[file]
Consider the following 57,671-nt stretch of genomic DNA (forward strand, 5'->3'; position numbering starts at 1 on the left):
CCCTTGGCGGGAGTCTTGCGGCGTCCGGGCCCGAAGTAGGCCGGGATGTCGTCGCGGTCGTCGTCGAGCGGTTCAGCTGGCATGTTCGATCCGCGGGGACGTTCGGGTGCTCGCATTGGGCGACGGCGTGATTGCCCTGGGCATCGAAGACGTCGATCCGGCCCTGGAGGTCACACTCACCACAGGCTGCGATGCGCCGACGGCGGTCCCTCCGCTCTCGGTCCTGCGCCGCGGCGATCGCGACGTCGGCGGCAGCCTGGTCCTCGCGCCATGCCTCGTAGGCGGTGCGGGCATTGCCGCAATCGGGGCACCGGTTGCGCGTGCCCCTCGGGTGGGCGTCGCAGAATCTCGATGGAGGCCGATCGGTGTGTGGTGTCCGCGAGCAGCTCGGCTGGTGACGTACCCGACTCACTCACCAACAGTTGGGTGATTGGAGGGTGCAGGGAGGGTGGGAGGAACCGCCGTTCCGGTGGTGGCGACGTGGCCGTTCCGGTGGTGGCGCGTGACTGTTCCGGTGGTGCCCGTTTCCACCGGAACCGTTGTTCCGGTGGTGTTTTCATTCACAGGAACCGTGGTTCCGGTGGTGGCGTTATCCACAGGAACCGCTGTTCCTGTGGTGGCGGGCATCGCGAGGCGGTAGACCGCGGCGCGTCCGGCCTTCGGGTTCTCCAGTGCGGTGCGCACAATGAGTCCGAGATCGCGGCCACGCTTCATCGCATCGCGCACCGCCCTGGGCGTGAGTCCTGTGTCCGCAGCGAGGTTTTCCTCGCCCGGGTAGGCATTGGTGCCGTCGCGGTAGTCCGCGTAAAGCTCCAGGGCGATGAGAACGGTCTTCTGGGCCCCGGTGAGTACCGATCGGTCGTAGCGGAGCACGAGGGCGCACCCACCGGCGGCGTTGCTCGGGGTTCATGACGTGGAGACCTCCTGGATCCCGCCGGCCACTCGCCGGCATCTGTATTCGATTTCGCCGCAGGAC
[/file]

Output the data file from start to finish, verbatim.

Consider the following 57,671-nt stretch of genomic DNA (forward strand, 5'->3'; position numbering starts at 1 on the left):
CCCTTGGCGGGAGTCTTGCGGCGTCCGGGCCCGAAGTAGGCCGGGATGTCGTCGCGGTCGTCGTCGAGCGGTTCAGCTGGCATGTTCGATCCGCGGGGACGTTCGGGTGCTCGCATTGGGCGACGGCGTGATTGCCCTGGGCATCGAAGACGTCGATCCGGCCCTGGAGGTCACACTCACCACAGGCTGCGATGCGCCGACGGCGGTCCCTCCGCTCTCGGTCCTGCGCCGCGGCGATCGCGACGTCGGCGGCAGCCTGGTCCTCGCGCCATGCCTCGTAGGCGGTGCGGGCATTGCCGCAATCGGGGCACCGGTTGCGCGTGCCCCTCGGGTGGGCGTCGCAGAATCTCGATGGAGGCCGATCGGTGTGTGGTGTCCGCGAGCAGCTCGGCTGGTGACGTACCCGACTCACTCACCAACAGTTGGGTGATTGGAGGGTGCAGGGAGGGTGGGAGGAACCGCCGTTCCGGTGGTGGCGACGTGGCCGTTCCGGTGGTGGCGCGTGACTGTTCCGGTGGTGCCCGTTTCCACCGGAACCGTTGTTCCGGTGGTGTTTTCATTCACAGGAACCGTGGTTCCGGTGGTGGCGTTATCCACAGGAACCGCTGTTCCTGTGGTGGCGGGCATCGCGAGGCGGTAGACCGCGGCGCGTCCGGCCTTCGGGTTCTCCAGTGCGGTGCGCACAATGAGTCCGAGATCGCGGCCACGCTTCATCGCATCGCGCACCGCCCTGGGCGTGAGTCCTGTGTCCGCAGCGAGGTTTTCCTCGCCCGGGTAGGCATTGGTGCCGTCGCGGTAGTCCGCGTAAAGCTCCAGGGCGATGAGAACGGTCTTCTGGGCCCCGGTGAGTACCGATCGGTCGTAGCGGAGCACGAGGGCGCACCCACCGGCGGCGTTGCTCGGGGTTCATGACGTGGAGACCTCCTGGATCCCGCCGGCCACTCGCCGGCATCTGTATTCGATTTCGCCGCAGGAC